No. 9 Texas A&M seeks home cooking vs. Savannah State

After making trips to Europe, the East Coast and the Desert Southwest, Texas A&M gets stay home for a few weeks as it prepares to open Southeastern Conference play.

The No. 9-ranked Aggies play a second straight home game for the first time this season when they host Savannah State on Wednesday in College Station, Texas.

Their 73-53 win over Prairie View A&M on Saturday came in just their fourth home game of the season.

Texas A&M (8-1) went to Germany to beat then-No. 11 West Virginia in the season opener and beat Oklahoma State and Penn State to win the Progressive Legends Classic at the Barclays Center last month in New York.

The win over the Panthers came on the heels of the Aggies’ first loss of the season, 67-64 at Arizona on Dec. 5.

“Being on the road a lot has been good for us. We’ve learned a lot of lessons, and we’ve had some challenging games,” junior Tyler Davis told reporters after the loss.

Now the Aggies are in the middle of four straight home games before the Christmas break.

“We were able to get something out of it,” coach Billy Kennedy said. “We’ve survived traveling all over the road.”

One thing he’ll be working on is getting his team to put away overmatched opponents.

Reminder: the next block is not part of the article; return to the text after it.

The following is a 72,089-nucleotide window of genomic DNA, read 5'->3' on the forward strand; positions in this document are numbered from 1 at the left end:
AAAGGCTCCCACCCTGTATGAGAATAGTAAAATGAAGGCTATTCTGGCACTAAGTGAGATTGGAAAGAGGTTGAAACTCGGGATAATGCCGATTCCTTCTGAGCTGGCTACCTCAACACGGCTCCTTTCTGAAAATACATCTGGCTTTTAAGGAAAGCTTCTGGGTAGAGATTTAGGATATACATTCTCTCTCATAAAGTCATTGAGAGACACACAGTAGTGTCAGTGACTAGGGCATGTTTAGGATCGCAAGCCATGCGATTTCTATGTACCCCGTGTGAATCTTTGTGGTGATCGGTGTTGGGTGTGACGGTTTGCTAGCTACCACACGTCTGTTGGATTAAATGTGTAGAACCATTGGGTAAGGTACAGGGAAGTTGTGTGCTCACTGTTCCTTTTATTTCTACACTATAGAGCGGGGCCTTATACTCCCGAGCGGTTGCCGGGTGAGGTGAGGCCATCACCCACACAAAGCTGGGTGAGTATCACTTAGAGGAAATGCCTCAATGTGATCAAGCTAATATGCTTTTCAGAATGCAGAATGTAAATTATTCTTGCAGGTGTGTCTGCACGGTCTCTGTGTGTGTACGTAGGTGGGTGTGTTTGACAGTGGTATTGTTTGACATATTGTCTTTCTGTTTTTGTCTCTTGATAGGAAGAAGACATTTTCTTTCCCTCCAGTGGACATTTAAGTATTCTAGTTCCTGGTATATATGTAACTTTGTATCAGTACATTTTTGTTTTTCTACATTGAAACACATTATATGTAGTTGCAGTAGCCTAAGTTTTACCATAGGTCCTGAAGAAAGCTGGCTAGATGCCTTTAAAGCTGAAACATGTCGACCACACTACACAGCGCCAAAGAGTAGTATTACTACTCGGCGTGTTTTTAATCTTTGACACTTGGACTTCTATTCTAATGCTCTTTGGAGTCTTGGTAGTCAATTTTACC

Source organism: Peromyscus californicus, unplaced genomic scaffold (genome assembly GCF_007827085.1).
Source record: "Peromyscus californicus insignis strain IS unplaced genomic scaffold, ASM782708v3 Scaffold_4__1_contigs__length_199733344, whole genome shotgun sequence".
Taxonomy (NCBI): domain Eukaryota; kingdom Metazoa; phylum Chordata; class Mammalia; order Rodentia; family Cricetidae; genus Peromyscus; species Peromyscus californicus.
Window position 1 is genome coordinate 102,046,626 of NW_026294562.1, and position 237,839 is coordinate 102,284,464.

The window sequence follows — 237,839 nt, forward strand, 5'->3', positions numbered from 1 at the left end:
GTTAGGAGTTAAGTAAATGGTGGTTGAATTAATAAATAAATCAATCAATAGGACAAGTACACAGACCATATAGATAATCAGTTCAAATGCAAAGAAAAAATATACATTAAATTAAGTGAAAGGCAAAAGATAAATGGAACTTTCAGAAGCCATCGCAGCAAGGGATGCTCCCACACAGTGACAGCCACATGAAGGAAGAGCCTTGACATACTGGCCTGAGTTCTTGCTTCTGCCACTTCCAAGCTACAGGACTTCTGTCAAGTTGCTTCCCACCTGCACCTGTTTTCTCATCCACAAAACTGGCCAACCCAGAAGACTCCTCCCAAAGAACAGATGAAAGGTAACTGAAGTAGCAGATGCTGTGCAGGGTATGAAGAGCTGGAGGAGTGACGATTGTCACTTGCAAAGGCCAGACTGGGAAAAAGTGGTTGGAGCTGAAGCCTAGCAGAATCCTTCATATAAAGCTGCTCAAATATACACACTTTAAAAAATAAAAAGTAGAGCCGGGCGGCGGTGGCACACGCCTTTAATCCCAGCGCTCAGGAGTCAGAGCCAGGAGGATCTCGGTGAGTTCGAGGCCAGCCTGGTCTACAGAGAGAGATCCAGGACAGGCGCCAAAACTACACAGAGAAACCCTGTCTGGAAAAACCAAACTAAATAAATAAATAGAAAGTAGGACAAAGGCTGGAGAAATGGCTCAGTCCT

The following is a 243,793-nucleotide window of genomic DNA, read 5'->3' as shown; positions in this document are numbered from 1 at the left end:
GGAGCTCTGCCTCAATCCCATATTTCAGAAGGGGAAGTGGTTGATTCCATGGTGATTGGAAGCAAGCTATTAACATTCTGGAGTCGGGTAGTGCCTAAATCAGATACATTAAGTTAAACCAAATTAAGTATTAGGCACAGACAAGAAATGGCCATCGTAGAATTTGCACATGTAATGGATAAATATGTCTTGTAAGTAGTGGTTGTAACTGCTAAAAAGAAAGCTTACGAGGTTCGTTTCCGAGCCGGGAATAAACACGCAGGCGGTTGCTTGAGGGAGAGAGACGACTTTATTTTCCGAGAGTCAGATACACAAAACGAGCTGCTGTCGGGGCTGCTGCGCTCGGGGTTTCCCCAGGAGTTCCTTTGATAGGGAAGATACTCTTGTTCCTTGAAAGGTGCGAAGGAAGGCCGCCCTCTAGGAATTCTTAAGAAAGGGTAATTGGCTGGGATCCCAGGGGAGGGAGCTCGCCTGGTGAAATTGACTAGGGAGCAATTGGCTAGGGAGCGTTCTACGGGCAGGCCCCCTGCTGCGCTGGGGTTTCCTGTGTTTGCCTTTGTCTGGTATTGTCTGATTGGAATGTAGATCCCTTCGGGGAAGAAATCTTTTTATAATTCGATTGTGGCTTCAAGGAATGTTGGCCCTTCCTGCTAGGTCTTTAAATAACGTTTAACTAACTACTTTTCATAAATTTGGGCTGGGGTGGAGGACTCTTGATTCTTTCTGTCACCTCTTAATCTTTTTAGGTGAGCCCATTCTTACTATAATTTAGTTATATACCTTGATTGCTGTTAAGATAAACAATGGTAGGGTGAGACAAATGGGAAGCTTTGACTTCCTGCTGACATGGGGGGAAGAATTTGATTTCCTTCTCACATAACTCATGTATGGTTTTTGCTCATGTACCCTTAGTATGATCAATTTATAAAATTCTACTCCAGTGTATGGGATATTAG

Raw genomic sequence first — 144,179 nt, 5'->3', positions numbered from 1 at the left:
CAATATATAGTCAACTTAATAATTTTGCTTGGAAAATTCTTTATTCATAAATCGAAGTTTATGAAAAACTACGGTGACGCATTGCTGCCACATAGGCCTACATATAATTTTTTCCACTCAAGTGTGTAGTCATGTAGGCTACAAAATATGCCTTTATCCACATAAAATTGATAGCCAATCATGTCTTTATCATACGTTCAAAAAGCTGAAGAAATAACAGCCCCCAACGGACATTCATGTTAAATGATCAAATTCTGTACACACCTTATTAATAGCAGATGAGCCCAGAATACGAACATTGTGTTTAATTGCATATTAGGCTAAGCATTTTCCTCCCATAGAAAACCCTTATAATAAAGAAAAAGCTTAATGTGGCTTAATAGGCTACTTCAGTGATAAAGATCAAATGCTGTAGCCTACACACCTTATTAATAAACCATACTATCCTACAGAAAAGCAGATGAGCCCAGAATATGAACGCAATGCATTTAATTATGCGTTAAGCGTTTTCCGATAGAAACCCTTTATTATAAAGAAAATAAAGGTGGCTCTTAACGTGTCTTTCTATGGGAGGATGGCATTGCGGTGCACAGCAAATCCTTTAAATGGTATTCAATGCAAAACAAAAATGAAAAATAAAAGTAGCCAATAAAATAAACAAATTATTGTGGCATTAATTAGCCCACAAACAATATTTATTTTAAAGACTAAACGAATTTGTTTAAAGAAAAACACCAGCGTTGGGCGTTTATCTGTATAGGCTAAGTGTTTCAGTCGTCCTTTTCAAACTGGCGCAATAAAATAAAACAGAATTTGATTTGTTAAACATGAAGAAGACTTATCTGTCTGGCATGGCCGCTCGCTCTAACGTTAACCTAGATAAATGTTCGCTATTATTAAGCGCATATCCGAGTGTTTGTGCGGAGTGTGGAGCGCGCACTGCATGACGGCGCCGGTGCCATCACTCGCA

Texas A&M led Prairie View just 44-40 five minutes into the second half.

Earlier wins over Texas-Rio Grande Valley, UC Santa Barbara and Pepperdine followed similar scenarios.

“I thought our energy wasn’t very good at times, but when we needed it we were able to raise it up a level at the end,” Kennedy said after his team beat Pepperdine. “Winning two big games (in New York) and then coming home, we didn’t play like a veteran team.”

Now, Texas A&M must avoid a letdown against the heave-it-from-anywhere Tigers.

Savannah State (3-8) leads the nation with more than 39.5 3-point attempts per game. The Tigers are tied for 10th with 11.3 made 3-pointers per game, and they take more almost 55 percent of their shots from behind the arc.

“Savannah State is a unique team,” Texas Tech coach Chris Beard said before his team faced the Tigers last month, according to the Lubbock (Texas) Avalanche-Journal. “They’ve got a style of play that’s non-traditional. They pride themselves in being the fastest-tempo team in college basketball.”

But the Tigers aren’t what you would call offensively efficient.

They average a little more than 83 points a game but make just 38.8 percent of their field goal attempts — by far the lowest of any team in the top 50 in scoring.

“It looks crazy, but you’re trying to teach them how to play,” head coach Horace Broadnax told The Washington Post. “You’re teaching how to think real fast. You’ve either got the shot, and if you don’t, you’ve got to get it to somebody else. If not, try to get a layup. We’ve got some rules and some structure to it, and they really have to think.”